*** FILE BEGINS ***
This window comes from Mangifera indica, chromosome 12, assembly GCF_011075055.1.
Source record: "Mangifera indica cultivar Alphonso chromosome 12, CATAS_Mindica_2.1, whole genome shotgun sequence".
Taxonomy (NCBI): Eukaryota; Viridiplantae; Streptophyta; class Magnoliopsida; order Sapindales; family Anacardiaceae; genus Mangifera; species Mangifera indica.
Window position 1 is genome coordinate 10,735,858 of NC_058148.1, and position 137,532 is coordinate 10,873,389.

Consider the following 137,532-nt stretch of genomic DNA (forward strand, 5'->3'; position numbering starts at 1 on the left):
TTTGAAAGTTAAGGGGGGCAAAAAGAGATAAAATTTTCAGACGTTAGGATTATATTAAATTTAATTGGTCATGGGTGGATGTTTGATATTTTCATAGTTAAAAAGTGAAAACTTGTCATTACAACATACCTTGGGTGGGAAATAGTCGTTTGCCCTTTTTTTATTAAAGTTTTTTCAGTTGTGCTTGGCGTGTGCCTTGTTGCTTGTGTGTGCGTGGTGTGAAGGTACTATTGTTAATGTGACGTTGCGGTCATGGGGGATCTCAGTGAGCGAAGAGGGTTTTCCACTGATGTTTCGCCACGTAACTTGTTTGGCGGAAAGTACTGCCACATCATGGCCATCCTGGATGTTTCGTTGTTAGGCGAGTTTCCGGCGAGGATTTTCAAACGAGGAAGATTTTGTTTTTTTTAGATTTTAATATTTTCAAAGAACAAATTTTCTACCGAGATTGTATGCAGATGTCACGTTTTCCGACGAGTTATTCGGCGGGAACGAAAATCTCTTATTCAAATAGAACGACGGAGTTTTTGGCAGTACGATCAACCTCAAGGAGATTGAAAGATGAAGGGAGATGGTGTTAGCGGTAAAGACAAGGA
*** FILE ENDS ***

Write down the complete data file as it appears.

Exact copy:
This window comes from Mangifera indica, chromosome 12, assembly GCF_011075055.1.
Source record: "Mangifera indica cultivar Alphonso chromosome 12, CATAS_Mindica_2.1, whole genome shotgun sequence".
Taxonomy (NCBI): Eukaryota; Viridiplantae; Streptophyta; class Magnoliopsida; order Sapindales; family Anacardiaceae; genus Mangifera; species Mangifera indica.
Window position 1 is genome coordinate 10,735,858 of NC_058148.1, and position 137,532 is coordinate 10,873,389.

Consider the following 137,532-nt stretch of genomic DNA (forward strand, 5'->3'; position numbering starts at 1 on the left):
TTTGAAAGTTAAGGGGGGCAAAAAGAGATAAAATTTTCAGACGTTAGGATTATATTAAATTTAATTGGTCATGGGTGGATGTTTGATATTTTCATAGTTAAAAAGTGAAAACTTGTCATTACAACATACCTTGGGTGGGAAATAGTCGTTTGCCCTTTTTTTATTAAAGTTTTTTCAGTTGTGCTTGGCGTGTGCCTTGTTGCTTGTGTGTGCGTGGTGTGAAGGTACTATTGTTAATGTGACGTTGCGGTCATGGGGGATCTCAGTGAGCGAAGAGGGTTTTCCACTGATGTTTCGCCACGTAACTTGTTTGGCGGAAAGTACTGCCACATCATGGCCATCCTGGATGTTTCGTTGTTAGGCGAGTTTCCGGCGAGGATTTTCAAACGAGGAAGATTTTGTTTTTTTTAGATTTTAATATTTTCAAAGAACAAATTTTCTACCGAGATTGTATGCAGATGTCACGTTTTCCGACGAGTTATTCGGCGGGAACGAAAATCTCTTATTCAAATAGAACGACGGAGTTTTTGGCAGTACGATCAACCTCAAGGAGATTGAAAGATGAAGGGAGATGGTGTTAGCGGTAAAGACAAGGA